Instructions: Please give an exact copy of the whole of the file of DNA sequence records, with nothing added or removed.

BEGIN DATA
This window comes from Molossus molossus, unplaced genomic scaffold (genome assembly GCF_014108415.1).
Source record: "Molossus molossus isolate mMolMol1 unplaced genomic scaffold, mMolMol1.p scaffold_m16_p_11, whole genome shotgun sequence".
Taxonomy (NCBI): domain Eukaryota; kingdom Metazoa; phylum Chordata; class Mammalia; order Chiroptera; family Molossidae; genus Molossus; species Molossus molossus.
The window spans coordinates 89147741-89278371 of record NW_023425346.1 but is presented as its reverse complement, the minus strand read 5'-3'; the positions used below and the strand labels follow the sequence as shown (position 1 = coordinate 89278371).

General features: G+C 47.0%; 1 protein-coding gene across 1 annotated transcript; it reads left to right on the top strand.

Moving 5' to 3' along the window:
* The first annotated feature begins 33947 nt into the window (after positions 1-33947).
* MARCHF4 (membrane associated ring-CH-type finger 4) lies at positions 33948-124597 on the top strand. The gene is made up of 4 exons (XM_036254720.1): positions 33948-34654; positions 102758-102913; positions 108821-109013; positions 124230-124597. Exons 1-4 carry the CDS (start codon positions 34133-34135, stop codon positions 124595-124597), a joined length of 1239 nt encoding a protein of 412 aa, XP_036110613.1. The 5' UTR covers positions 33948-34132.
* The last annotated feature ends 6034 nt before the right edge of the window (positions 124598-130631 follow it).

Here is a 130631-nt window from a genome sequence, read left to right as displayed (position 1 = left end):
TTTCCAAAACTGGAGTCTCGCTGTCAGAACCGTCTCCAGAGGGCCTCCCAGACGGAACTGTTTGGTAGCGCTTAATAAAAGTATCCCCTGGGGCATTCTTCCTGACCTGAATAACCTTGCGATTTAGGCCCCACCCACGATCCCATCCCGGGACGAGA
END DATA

This window comes from Molossus molossus, unplaced genomic scaffold (genome assembly GCF_014108415.1).
Source record: "Molossus molossus isolate mMolMol1 unplaced genomic scaffold, mMolMol1.p scaffold_m16_p_11, whole genome shotgun sequence".
Taxonomy (NCBI): domain Eukaryota; kingdom Metazoa; phylum Chordata; class Mammalia; order Chiroptera; family Molossidae; genus Molossus; species Molossus molossus.
The window spans coordinates 89147741-89278371 of record NW_023425346.1 but is presented as its reverse complement, the minus strand read 5'-3'; the positions used below and the strand labels follow the sequence as shown (position 1 = coordinate 89278371).

General features: G+C 47.0%; 1 protein-coding gene across 1 annotated transcript; it reads left to right on the top strand.

Moving 5' to 3' along the window:
* The first annotated feature begins 33947 nt into the window (after positions 1-33947).
* MARCHF4 (membrane associated ring-CH-type finger 4) lies at positions 33948-124597 on the top strand. The gene is made up of 4 exons (XM_036254720.1): positions 33948-34654; positions 102758-102913; positions 108821-109013; positions 124230-124597. Exons 1-4 carry the CDS (start codon positions 34133-34135, stop codon positions 124595-124597), a joined length of 1239 nt encoding a protein of 412 aa, XP_036110613.1. The 5' UTR covers positions 33948-34132.
* The last annotated feature ends 6034 nt before the right edge of the window (positions 124598-130631 follow it).

Here is a 130631-nt window from a genome sequence, read left to right as displayed (position 1 = left end):
TTTCCAAAACTGGAGTCTCGCTGTCAGAACCGTCTCCAGAGGGCCTCCCAGACGGAACTGTTTGGTAGCGCTTAATAAAAGTATCCCCTGGGGCATTCTTCCTGACCTGAATAACCTTGCGATTTAGGCCCCACCCACGATCCCATCCCGGGACGAGA